Zev Eleff is a Wexner Davidson Scholar who will begin his studies at Columbia Teachers College this fall.  He can be reached at Eleff@yu.edu

The fact of the matter is that teaching and reaching second-semester high school seniors is a nearly impossible task.  And, for a 23-year-old collegian in his first attempt at managing a classroom, the attempt appeared to be a fool’s errand.  Nevertheless, I had to try. 

During my first few weeks on the job, I experienced highs and lows teaching Journalism Literature to students at the Yeshiva University High School for Boys.  I found it difficult to command the respect of youngsters with whom I am close in age. A major turning point, however, came when I arrived one day to class with a special lesson plan.  As the bell rang for class to start, I passed around copies of Janet Cooke’s “Jimmy’s World,” a Pulitzer Prize winning article which appeared in the Washington Post on September 29, 1980.  My students were floored by the story about Jimmy, an eight-year-old heroine addict from Washington, DC.  Teenagers who had spent most of their high school years avoiding classroom discussions jumped at the chance to opine their thoughts in our lively discussion. 

Toward the end of the class one of my quieter pupils, in disbelief over Cooke’s depressing portrayal, called out, “There’s no way this story is true, Mr. Eleff.  It just can’t be!”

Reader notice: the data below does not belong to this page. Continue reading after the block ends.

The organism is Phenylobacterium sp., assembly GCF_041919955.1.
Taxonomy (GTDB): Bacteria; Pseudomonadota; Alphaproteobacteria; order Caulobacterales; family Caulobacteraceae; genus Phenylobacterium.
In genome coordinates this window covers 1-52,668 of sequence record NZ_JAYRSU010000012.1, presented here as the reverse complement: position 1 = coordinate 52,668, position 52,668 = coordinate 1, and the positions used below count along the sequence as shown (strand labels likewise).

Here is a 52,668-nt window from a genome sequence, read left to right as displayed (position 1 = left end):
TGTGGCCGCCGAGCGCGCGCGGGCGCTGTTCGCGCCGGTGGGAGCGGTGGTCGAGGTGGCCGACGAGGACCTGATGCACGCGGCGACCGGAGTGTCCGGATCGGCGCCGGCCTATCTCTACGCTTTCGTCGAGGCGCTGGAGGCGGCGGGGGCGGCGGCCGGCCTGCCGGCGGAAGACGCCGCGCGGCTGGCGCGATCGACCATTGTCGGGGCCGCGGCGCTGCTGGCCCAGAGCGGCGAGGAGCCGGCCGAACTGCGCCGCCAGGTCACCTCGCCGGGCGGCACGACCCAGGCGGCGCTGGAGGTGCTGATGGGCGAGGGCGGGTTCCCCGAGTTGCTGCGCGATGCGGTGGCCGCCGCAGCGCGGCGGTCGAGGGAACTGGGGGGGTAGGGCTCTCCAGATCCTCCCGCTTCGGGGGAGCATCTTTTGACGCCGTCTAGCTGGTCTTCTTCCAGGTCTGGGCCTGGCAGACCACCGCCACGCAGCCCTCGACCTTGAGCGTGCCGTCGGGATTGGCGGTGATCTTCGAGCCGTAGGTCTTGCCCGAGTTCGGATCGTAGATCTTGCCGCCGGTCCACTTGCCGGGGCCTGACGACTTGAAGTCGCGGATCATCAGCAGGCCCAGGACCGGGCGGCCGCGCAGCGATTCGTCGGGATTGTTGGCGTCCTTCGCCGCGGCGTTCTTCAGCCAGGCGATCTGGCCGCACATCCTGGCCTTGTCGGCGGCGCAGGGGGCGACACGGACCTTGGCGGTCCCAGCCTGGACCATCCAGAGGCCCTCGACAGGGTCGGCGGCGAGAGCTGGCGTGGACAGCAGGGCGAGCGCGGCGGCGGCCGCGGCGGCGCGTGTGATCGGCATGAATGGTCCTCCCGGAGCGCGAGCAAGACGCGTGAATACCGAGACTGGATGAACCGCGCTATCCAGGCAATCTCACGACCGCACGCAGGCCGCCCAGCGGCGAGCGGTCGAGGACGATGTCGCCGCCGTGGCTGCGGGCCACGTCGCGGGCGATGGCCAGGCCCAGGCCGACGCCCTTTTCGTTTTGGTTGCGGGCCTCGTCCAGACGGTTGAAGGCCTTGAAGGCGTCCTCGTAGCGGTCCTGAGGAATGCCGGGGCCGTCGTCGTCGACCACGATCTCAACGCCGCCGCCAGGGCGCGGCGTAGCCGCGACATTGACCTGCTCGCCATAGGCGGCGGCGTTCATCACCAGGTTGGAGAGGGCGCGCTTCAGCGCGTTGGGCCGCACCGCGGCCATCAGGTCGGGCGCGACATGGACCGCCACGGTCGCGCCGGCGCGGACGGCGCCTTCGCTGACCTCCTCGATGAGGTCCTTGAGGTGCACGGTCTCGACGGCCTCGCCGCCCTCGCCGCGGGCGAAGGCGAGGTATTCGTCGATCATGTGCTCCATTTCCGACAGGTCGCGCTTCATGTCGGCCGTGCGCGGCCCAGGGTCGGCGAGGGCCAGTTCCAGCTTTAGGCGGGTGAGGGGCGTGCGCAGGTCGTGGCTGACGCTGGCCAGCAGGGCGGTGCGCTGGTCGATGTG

I was anxiously waiting for one of the students to say something along these lines.  However, before I could, another student shouted, “Of course it’s true.  The article was printed in a top newspaper!”

For the next half-minute, the classroom exploded into an impassioned crossfire of conversations about the validity of little Jimmy’s horrific story; until I raised my voice over all the others, that is. 

“Two days after Janet Cooke won a Pulitzer Prize for “Jimmy’s World,” she admitted the story was a forgery and relinquished her prize,” I explained.  “The story’s bogus.  We’ll talk about what happened tomorrow.” 

I looked at a classroom full of shocked faces as the bell rang. 

Every one of my students showed up to class the next day, eagerly awaiting the next part of the Janet Cooke saga.  From that defining point on, I had the edge to be an exciting and informative high school teacher.